Providers who are eligible to bill for transitional care services include MDs and DOs of any specialty as well as other qualified health care professionals including physician assistants, nurse practitioners, clinical nurse specialists, and certified nurse midwives. The requirement for a comprehensive medical evaluation limits allied health professionals from providing this service. Rural health clinic or federally qualified health center services cannot bill for these services either, but qualified providers who practice in these settings may be able to bill for TCM outside the clinic on a fee for service basis.

Eligible locations of discharge include acute care hospitals, rehabilitation hospitals, long term acute care facilities, and skilled nursing facilities. Full hospitalization is not required, as partial hospitalization and release from observation status also qualifies. The discharge must be made into the community setting such as a private home, domiciliary or rest home, and assisted living facility. Step down care from a hospital to a skilled nursing facility does not qualify as an eligible discharge; the discharge must be into an outpatient community setting.

Coordination of care

True coordination of care is the key to a successful hand-off. The discharging physician should communicate with the receiving community physician who is providing the TCM services, as necessary. As part of the discharge process and inpatient reimbursement, the discharging physician should be providing some level of care coordination to the community physician. If the same physician or provider within the same practice is discharging and receiving the outpatient, then CMS views physicians of the same specialty who are within the same tax ID to be the same person/provider.

Once the receiving physician sees the patient they need to look at the discharge summary and outgoing care in order to decide what else needs to occur (ie medical evaluation, referrals, psycho-social needs, etc). These all amount to services within the three needed areas of transitional care management.

Initial Contact Requirement

Initial contact with the patient needs to be made within two business days of discharge, and this does not include weekends. However, if all other TCM requirements of the patient were met and it took longer than two days to establish contact, payment would still be considered by CMS. This is due to the fact that some patients may be unreachable following discharge and proper documentation is critical in such instances in order to receive payment. Initial contact with the patient can be in-person, by phone, or by electronic means.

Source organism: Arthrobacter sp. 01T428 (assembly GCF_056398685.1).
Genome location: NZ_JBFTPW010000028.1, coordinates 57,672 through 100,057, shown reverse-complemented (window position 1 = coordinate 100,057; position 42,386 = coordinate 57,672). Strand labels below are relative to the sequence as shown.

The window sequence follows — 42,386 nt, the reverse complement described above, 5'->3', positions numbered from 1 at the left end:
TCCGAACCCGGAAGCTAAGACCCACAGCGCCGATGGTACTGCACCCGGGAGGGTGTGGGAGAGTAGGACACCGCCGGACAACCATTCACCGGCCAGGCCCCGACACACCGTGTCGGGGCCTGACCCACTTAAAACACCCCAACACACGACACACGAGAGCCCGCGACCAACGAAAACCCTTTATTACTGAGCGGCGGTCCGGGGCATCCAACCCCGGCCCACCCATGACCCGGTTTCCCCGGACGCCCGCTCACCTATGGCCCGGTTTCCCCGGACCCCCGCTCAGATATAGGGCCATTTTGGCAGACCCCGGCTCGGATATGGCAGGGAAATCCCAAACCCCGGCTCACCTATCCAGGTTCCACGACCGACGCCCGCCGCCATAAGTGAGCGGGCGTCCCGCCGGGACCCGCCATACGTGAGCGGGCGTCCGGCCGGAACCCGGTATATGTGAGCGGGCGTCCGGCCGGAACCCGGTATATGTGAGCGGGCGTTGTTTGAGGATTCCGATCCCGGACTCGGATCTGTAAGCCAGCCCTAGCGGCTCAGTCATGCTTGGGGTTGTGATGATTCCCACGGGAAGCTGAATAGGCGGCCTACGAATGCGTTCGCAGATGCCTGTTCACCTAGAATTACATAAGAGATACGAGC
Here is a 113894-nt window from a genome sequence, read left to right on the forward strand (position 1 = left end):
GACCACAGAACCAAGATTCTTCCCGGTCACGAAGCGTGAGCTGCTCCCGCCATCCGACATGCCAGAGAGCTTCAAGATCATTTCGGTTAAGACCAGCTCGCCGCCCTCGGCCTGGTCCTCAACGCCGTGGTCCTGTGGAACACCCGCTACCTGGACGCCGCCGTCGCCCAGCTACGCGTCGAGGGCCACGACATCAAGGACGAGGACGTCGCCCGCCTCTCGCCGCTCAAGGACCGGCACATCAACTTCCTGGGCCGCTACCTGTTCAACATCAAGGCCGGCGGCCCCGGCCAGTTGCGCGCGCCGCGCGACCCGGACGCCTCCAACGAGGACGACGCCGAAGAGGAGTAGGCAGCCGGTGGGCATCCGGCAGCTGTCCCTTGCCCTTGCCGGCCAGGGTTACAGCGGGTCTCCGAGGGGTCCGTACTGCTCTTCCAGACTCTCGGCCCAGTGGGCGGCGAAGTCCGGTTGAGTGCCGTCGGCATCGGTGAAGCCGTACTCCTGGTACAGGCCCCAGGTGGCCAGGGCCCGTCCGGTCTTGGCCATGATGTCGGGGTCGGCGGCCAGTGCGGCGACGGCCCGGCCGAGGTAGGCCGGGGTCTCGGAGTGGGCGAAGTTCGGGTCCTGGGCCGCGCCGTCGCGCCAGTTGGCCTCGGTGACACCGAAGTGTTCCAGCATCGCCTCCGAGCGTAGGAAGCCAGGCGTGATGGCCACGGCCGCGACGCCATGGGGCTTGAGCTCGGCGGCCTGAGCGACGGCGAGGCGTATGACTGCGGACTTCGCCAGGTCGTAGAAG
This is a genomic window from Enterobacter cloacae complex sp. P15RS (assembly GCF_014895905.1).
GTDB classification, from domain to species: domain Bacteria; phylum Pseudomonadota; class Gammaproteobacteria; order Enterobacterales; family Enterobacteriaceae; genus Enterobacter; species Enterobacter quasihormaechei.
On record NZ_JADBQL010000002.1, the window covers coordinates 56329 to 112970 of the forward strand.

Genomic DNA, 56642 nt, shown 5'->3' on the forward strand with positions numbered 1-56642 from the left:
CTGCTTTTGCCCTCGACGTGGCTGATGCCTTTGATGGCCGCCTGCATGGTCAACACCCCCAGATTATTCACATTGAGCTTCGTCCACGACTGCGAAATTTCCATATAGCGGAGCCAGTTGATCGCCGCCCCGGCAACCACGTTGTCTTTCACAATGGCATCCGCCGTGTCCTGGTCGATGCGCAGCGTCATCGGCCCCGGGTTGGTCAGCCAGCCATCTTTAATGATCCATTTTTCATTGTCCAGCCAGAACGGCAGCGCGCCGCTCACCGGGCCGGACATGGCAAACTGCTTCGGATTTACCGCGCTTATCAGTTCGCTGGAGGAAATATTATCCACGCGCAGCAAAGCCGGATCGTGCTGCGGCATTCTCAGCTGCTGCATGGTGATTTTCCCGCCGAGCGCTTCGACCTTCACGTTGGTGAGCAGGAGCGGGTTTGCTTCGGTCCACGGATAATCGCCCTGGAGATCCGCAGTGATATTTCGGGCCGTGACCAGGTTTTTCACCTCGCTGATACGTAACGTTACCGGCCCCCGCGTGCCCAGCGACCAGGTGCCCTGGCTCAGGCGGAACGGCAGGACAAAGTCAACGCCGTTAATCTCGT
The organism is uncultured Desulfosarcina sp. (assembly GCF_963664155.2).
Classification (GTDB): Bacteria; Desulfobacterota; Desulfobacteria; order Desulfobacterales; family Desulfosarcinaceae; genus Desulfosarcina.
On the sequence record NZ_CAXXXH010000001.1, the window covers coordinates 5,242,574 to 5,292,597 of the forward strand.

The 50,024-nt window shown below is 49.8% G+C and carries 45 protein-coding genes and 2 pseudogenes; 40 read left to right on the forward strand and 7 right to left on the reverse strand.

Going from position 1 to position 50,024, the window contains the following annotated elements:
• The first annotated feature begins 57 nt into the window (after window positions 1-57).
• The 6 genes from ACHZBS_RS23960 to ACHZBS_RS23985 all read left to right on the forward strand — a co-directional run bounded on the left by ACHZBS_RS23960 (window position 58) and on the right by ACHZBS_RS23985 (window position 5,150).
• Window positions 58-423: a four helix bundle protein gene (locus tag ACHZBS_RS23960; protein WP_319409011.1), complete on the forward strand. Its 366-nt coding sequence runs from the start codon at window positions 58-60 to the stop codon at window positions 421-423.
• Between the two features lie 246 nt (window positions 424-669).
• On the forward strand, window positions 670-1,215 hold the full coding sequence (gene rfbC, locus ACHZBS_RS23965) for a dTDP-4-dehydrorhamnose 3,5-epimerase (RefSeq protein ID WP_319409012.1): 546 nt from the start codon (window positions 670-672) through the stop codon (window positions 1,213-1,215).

The initial patient contact needs to be provided by a clinical staff member such as a physician or medical mid-level (PA, NP). This is critical in order to cover the medical encounter requirement. As mentioned, providers who cannot fulfill the medical evaluation requirement cannot bill for such services. If the discharging physician is the same as the receiving physician, they cannot use the discharge visit to qualify for the TCM services. This is still part of the discharge and the TCM encounter needs to be a separate visit entirely. Additionally, the patient’s medication reconciliation needs to happen within two days of the initial face to face visit. If the patient is readmitted to the hospital or dies within the 30 day TCM period, then the E&M component can still be billed separately so long as sufficient documentation is provided. If other unrelated medically-necessary E&Ms are required then those can be billed separately unless physicians are providing services that have a global period associated with them.


Transitional care management services are vital to discharged patients and can help improve the recovery process as well as prevent readmission. This is especially relevant for patients with multiple chronic conditions and comorbidities. However, like most new and complex services and codes, these must be carefully documented in order to receive reimbursement. If a practice is providing such services then it is important that the entire office and care team is on board in order to meet the billing requirements. Additionally, improved coordination with the discharging physician or entity is needed to make sure the time and service requirements are met.